The first factor likely driving market performance today is the widely-held belief of better news to come. To be clear, this is not an unfounded, overly optimistic expectation. The avalanche of bleak economic data that’s roiled the world over the past few months is a direct result of the necessary government-mandated economic lockdowns that spread from east to west in February and March. When businesses and factories are shut down, jobs are lost. Consumer spending plummets. An economy brought to a standstill is going to look just as bad on paper as it does in real life. And that’s exactly what’s happened over these past few months.
But, importantly, the global economy is no longer at rock bottom. Starting in April, European countries began easing their lockdown restrictions and slowly reopening in piecemeal fashion. This trend spread to North America in May.
As the U.S. and Canadian economies begin to rebound, so too will the economic data. Improvements in manufacturing and services PMIs (purchasing managers’ indexes) are likely. In the U.S., preliminary PMIs from May already indicate this. As more businesses reopen, the pace of job losses will continue to slow. Consumer confidence should also slowly tick up, as evidenced by the latest survey from The Conference Board.4 A slightly more confident consumer will be likely to spend a bit more—granted, not to anywhere near pre-pandemic levels, but certainly to a level higher than what was observed at the peak of the lockdown. We can expect a similar process to take place in Canada. Simply put, the more an economy reopens, the more the overall data will improve. And it’s this expectation of better economic data that we believe is helping to propel markets forward.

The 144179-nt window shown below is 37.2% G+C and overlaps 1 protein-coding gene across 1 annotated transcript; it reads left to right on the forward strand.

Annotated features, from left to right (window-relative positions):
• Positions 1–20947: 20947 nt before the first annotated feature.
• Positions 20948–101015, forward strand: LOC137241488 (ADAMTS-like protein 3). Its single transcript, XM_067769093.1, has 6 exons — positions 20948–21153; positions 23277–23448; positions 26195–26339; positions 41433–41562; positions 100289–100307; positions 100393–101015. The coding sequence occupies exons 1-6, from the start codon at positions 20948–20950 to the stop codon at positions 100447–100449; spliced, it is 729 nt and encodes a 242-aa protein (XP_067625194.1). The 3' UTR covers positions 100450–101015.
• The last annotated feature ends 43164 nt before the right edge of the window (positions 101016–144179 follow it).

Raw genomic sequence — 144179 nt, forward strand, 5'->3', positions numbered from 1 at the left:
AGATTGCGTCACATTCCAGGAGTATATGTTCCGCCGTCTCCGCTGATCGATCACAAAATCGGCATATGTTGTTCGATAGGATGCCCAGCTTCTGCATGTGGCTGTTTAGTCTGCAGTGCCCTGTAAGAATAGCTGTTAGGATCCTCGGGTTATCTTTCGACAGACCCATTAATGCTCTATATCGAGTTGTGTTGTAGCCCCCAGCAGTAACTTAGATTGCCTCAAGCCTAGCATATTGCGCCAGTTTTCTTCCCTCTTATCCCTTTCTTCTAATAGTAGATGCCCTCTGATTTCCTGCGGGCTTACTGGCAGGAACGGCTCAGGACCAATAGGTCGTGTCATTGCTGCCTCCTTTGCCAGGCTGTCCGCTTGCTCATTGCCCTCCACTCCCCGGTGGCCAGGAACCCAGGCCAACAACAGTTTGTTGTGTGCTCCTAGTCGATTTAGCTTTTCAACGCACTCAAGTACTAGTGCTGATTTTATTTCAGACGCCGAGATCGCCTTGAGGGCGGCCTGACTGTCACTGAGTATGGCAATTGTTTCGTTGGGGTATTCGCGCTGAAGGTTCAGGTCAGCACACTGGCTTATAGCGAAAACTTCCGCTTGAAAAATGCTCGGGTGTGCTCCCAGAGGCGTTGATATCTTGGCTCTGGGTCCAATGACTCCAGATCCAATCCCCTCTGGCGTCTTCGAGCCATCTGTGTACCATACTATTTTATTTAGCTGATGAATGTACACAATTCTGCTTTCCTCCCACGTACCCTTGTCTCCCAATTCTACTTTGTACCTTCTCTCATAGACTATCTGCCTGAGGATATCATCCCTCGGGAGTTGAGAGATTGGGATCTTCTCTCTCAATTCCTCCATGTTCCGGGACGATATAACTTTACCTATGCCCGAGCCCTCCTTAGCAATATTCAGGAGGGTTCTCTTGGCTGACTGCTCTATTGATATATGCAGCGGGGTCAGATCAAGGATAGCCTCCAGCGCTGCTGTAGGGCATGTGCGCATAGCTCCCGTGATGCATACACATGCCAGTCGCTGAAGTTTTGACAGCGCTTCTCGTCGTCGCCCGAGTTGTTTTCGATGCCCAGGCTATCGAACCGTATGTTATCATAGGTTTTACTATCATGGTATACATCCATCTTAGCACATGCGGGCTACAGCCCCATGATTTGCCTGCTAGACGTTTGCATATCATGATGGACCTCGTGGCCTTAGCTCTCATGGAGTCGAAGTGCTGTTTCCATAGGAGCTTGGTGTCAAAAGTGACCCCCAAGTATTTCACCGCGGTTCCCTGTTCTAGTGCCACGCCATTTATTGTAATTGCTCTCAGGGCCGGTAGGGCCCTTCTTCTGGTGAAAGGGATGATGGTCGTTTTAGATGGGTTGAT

An important caveat to note here is that certain sectors of the economy are likely to fare much better than others during the reopening phase. For instance, the travel and tourism industry—severely battered by widespread stay-at-home orders—likely faces a much slower recovery, as would-be travelers leery of catching the virus or scaling back on their vacations to accommodate social distancing requirements skip traveling altogether.